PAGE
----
After Men's Soccer Tradition Revealed, A Lost Season


UPDATED: November 04, 2016 at 12:05 p.m

Before an Office of the General Counsel review into vulgar “scouting reports” produced by the men’s soccer team over the past several years resulted in the cancellation of their season, the 2016 team sat atop the Ivy League.

From a competitive perspective, the exposure of the team’s explicit annual tradition—a document rating freshman women’s soccer recruits on their perceived sexual appeal and physical appearance—comes at arguably the worst time for the Crimson. Because of the suspension, the team must forfeit the remainder of its regular season games–against Columbia and Penn–as well as any potential postseason play.

Going into the game against the Lions this weekend, Harvard had a 4-0-1 record and 13 points while Columbia and Dartmouth trailed the Crimson in second place with a 3-1-1 mark and 10 points.


A win at home against the Lions would have clinched at least a share of the Ancient Eight crown–the team’s first since 2009–and secured an automatic NCAA tournament bid.

In addition, Harvard is currently ranked 18th in the Top Drawer Soccer poll and 15th in the RPI, which the tournament committee uses for seeding purposes. With the top 16 squads in the RPI garnering a first-round bye and home advantage through at least the second round in the NCAA Tournament, a pair of victories in the final two games would likely have given the team the conference’s first top-16 seed since the Crimson was the 10-seed in 2009.

University President Drew G. Faust indicated that members of the soccer team had not been forthcoming when initially approached about the “scouting reports” and emphasized the gravity of their behavior.

“The decision to cancel a season is serious and consequential, and reflects Harvard’s view that both the team’s behavior and the failure to be forthcoming when initially questioned are completely unacceptable, have no place at Harvard, and run counter to the mutual respect that is a core value of our community,” Faust wrote in a statement.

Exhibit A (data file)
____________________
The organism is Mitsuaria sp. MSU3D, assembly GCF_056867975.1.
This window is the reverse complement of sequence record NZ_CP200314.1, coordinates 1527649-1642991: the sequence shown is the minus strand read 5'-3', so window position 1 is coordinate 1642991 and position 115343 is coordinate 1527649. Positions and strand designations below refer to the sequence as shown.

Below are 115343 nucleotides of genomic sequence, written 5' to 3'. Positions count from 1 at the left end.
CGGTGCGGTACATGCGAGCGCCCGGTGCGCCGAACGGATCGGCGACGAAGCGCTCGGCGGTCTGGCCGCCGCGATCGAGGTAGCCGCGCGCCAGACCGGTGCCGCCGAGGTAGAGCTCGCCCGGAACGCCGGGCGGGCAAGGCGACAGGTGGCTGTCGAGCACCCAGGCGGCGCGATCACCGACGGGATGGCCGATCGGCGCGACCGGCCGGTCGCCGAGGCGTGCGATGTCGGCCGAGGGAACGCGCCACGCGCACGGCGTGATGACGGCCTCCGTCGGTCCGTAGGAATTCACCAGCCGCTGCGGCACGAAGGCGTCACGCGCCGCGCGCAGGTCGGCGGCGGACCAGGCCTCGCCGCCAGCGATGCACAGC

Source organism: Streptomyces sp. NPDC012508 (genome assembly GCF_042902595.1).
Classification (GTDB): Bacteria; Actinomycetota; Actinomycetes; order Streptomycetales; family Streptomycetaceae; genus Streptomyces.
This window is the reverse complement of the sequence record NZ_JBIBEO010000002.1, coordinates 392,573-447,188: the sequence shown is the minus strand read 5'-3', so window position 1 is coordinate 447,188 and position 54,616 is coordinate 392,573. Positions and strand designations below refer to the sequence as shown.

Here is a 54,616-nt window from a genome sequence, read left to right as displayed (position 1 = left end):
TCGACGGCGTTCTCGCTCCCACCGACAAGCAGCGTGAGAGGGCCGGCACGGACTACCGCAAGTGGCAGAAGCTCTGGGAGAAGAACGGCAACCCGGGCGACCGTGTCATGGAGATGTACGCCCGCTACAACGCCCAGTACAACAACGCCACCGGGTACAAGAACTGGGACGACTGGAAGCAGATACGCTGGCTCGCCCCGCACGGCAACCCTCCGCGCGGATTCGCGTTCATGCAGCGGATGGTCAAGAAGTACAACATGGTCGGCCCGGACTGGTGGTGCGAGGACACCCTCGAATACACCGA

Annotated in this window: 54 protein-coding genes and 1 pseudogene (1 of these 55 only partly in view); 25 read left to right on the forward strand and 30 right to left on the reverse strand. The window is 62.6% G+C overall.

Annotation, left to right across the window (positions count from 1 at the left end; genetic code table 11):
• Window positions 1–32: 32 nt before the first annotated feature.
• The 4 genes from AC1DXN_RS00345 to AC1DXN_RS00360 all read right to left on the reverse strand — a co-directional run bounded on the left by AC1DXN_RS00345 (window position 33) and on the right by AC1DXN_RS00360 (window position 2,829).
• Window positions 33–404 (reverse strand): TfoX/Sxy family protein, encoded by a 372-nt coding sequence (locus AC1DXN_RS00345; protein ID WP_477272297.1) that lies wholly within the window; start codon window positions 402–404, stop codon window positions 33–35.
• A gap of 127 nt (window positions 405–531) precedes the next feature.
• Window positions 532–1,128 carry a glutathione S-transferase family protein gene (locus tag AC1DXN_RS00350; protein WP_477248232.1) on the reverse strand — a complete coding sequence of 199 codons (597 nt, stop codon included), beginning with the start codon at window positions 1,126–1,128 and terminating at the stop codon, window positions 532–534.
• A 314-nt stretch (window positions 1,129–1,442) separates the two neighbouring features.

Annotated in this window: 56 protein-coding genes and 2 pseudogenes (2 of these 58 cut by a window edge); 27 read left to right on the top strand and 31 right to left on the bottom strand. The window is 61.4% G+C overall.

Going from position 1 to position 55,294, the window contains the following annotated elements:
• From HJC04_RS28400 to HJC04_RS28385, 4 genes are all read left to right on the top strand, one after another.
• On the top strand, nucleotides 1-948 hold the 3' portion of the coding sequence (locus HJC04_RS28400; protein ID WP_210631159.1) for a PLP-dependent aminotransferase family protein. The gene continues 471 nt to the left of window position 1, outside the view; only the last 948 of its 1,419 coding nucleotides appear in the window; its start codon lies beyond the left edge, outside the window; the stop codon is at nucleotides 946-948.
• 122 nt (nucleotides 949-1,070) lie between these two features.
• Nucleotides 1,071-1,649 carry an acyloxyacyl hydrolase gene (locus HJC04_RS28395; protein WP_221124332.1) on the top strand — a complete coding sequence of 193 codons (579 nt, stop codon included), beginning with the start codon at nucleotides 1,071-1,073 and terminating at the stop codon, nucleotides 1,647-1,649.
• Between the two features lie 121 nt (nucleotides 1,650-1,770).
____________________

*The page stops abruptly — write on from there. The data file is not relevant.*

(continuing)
Losing a prime opportunity is likely frustrating for Harvard coach Pieter Lehrer and the senior class. Since Lehrer took over the reins of the team in the fall of 2013, the squad has come close to winning the conference title each year, only to finish as runner-up and fail to make the tournament.

“We are beyond disappointed that our season has ended in this way, but we respect the decision made by our administration,” Lehrer wrote in a statement to The Crimson. “Actions have consequences, and character counts. We accept responsibility for our actions, and I know that we will use the experience of this terribly unfortunate situation to be better.”

Despite a rough start to conference play following a 3-3 tie to Yale and a California road trip that saw the teams drop games to Stanford and Cal by 3-1 and 6-2, respectively, the team had been on a roll. The squad was undefeated in its last nine games, and had a five-game win streak on the road.

But the potential ramifications for the team don’t stop there. The suspension of the season could make recruits hesitant to commit to a program now-tainted by the lewd “scouting reports,” while current commits might retract their decision and opt to play at other schools. As of now, has four players commited to the class of 2021 and two commited to the class of 2022.

If Harvard were to impose restrictions on future seasons–whether it be postseason bans or an indefinite suspension–members of the younger classes on the team could potentially transfer to other programs, assuming no other disciplinary action prevents them from leaving the College. With the freshman class in particular playing impressively, there is likely to be a plethora of teams–including Ivy rivals–interested in potential transfers.

–Staff writer Julio Fierro can be reached at

This article has been revised to reflect the following correction:

CORRECTION: November 04, 2016, at 12:05 p.m.

A previous photo associated with this story misidentifed Pieter Lehrer.


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